Uber Eats to withdraw from Korea on Oct. 14Uber Eats announced it will withdraw from Korea in October after two years of operation in the country.
Uber Eats Korea on Monday announced the news that it will end services on Oct. 14 in an email to customers. The company will continue operating as usual until that date.
“Uber Eats has decided to withdraw the service in Korea after it failed to reach the performance we had expected in the beginning,” confirmed the spokesperson for Uber Eats Korea.
The spokesperson refused to reveal the number of Uber Eats users and its market share in Korea’s food delivery market.
“We will prioritize minimizing the effect [our closing] will have on affiliated restaurants, delivery people and those who have utilized the service,” wrote Uber Eats in an email.
In Korea, Uber Eats aggressively marketed itself in the food delivery market when it arrived in August 2017.
It offered free delivery services and also recruited its own delivery drivers to chase after the dominant player Baedal Minjok (Baemin) and its rival Yogiyo that reportedly control the majority of the local market.
Industry insiders speculate that Baemin accounts for more than 50 percent of the market and Yogiyo controls 30 percent.
After ending its food delivery service, Uber instead plans to strengthen its mobility business in Korea. Uber currently operates a taxi-hailing service in Korea that ranges from offering regular taxis to high end Uber Black and International Taxis that offer translation services for foreigners.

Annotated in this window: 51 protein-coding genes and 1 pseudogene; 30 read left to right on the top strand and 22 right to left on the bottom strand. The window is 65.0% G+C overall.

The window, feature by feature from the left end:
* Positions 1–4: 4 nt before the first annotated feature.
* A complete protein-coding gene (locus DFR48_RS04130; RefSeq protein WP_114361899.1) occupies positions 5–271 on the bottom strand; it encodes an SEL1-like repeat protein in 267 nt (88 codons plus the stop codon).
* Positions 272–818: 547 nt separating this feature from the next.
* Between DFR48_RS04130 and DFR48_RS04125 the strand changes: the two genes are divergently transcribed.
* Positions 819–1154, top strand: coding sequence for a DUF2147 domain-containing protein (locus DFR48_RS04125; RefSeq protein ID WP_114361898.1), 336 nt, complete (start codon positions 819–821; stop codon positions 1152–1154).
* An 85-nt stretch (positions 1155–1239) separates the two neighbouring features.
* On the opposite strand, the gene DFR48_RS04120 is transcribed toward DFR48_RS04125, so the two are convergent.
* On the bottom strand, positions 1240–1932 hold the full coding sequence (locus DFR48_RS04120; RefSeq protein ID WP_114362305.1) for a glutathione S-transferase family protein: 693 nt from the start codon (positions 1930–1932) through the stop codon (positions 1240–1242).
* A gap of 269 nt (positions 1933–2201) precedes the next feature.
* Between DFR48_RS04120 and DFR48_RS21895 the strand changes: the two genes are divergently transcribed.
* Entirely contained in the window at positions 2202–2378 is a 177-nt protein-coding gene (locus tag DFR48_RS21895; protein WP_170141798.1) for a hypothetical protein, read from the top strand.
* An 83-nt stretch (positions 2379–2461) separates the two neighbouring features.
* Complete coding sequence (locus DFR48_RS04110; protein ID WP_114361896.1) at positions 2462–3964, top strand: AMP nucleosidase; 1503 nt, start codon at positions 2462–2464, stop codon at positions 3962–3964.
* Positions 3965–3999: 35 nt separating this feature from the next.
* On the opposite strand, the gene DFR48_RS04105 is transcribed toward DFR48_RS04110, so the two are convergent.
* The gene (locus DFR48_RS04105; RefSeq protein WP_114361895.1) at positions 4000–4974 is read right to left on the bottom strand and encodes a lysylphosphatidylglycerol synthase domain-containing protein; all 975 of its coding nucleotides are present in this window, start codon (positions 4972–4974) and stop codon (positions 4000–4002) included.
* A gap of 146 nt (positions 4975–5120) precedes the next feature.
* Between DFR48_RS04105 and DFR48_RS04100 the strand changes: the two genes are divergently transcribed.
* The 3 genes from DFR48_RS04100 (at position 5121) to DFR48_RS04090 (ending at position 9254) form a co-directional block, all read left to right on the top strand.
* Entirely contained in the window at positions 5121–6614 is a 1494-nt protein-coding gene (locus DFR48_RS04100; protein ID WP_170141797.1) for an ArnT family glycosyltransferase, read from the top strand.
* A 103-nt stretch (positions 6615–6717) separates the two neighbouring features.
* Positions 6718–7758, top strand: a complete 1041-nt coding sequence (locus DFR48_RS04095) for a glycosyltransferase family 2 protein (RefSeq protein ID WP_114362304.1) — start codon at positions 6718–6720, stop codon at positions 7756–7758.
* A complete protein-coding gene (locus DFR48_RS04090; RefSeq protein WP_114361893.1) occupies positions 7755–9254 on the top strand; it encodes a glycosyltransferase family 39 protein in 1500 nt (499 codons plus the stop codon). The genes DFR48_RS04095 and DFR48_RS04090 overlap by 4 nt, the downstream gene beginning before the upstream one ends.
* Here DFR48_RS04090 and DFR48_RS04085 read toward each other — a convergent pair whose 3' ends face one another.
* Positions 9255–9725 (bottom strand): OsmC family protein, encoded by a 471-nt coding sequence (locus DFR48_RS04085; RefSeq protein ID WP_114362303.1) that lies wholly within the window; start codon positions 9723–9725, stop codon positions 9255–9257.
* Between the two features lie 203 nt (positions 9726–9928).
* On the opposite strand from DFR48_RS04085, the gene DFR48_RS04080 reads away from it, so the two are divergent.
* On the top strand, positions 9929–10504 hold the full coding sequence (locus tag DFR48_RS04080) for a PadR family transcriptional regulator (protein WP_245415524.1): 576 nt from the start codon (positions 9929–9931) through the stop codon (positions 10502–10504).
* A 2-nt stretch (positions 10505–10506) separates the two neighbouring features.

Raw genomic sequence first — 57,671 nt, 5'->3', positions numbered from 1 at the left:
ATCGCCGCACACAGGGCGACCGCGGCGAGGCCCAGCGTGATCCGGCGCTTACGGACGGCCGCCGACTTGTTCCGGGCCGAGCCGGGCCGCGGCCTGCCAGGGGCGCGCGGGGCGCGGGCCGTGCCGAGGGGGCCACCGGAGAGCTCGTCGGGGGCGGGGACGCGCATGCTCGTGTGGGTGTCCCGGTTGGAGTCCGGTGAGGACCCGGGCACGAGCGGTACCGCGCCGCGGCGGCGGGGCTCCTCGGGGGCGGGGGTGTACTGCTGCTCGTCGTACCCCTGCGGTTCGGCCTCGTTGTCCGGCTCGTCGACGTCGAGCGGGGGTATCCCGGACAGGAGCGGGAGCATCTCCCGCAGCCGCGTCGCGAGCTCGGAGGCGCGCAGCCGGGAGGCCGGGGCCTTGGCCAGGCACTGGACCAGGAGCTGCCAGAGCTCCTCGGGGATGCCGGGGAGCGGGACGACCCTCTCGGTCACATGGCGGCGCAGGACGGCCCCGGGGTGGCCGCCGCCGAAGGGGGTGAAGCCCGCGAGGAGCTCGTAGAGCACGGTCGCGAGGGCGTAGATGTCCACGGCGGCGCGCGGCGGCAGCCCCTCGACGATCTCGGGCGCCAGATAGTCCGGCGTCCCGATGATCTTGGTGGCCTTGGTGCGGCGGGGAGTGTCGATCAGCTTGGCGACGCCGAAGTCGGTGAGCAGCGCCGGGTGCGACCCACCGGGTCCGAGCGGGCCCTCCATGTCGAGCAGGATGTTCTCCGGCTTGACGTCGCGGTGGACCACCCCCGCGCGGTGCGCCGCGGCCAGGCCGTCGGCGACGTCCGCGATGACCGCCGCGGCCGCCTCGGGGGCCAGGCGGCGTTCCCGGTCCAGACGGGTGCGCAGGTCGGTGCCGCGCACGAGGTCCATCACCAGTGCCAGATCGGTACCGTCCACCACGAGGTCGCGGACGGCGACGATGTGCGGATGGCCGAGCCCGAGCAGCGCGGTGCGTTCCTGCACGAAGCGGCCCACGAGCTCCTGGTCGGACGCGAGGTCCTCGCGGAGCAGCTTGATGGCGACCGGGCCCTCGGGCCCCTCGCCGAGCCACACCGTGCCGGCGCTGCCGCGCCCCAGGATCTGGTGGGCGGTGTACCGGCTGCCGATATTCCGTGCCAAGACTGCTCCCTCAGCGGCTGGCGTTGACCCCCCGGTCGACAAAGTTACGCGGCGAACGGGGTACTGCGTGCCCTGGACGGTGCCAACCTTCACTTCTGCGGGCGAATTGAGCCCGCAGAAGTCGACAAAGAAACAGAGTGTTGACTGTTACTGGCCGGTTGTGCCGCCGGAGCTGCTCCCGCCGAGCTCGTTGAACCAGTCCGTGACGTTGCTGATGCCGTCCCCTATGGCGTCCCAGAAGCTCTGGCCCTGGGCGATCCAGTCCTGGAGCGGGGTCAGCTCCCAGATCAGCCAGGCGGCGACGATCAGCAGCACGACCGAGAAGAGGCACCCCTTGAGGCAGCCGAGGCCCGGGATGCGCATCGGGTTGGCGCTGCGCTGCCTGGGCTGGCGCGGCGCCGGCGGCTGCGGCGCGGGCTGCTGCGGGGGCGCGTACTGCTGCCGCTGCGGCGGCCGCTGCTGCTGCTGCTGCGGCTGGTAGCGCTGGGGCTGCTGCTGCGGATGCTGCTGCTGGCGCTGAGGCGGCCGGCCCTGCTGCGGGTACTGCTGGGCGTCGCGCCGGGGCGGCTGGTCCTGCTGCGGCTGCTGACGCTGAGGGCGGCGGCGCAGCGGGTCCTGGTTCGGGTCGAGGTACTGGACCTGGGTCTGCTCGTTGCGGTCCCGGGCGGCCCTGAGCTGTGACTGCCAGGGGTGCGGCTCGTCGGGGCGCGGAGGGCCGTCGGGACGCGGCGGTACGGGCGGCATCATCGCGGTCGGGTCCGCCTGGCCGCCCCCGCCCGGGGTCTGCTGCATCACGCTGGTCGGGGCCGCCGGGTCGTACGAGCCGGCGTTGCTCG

“Uber’s decision is likely derived from the saturated market that is dominated by Baemin and Yogiyo,” said Seo Yong-gu, a professor of business at Sookmyung Women’s University. “Uber Eats failed to make it into the big three in Korea, and likely has decided to branch out to another country where it has a chance to make it in the food delivery market.”
The competition in Korea is likely to become more intense with other companies successively joining the food delivery market. Coupang is offering a trial service of a new food delivery dubbed Coupang Eats, while WeMakePrice in April introduced a similar service that connects restaurants and customers.
BY JIN MIN-JI [email@example.com]
More in Industry
Post Office to relax for a few days
Those radioactive mattresses are still just sitting there
5G networks are currently only four times faster than 4G LTE
Where's Magnum when you need him